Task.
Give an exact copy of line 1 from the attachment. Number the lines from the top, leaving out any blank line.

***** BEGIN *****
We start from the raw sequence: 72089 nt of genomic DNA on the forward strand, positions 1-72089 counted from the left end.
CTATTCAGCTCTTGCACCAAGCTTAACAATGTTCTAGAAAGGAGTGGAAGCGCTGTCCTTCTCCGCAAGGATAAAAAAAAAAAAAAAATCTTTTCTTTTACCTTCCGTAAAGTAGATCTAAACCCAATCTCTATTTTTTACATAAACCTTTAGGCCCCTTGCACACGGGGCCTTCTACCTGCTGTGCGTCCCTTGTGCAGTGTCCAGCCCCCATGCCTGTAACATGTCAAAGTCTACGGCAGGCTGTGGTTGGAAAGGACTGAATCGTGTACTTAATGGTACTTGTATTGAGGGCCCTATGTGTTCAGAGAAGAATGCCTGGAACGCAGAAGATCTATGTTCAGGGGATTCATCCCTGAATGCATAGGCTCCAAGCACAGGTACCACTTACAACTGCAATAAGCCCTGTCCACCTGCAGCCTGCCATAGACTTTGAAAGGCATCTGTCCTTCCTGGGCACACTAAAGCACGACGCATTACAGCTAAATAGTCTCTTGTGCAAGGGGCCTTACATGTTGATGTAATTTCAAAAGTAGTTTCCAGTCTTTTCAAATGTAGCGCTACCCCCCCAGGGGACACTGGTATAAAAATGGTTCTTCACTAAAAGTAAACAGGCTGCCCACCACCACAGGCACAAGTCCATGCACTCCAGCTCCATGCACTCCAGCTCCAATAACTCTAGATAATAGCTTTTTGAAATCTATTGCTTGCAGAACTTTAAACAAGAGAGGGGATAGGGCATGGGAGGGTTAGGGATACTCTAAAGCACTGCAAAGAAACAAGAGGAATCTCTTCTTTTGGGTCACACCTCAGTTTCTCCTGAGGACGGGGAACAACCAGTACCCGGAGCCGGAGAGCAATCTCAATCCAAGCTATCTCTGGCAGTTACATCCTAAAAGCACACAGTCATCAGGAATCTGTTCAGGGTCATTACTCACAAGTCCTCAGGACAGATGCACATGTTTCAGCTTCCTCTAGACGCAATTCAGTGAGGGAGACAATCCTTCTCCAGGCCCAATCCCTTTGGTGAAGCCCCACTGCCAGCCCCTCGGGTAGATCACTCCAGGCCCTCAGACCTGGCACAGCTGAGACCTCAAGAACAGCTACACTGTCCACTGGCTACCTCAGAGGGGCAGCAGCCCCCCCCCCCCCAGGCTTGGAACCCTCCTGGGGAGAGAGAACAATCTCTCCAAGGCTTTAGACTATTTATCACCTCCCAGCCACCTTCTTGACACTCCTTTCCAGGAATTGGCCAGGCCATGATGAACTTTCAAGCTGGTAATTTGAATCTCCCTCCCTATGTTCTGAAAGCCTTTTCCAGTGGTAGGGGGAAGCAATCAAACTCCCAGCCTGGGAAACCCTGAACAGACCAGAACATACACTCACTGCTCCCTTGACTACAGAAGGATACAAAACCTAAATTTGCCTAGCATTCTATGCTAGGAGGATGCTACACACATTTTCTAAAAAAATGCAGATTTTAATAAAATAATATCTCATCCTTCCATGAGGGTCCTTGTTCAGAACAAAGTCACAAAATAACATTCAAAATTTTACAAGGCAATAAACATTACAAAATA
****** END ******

We start from the raw sequence: 72089 nt of genomic DNA on the forward strand, positions 1-72089 counted from the left end.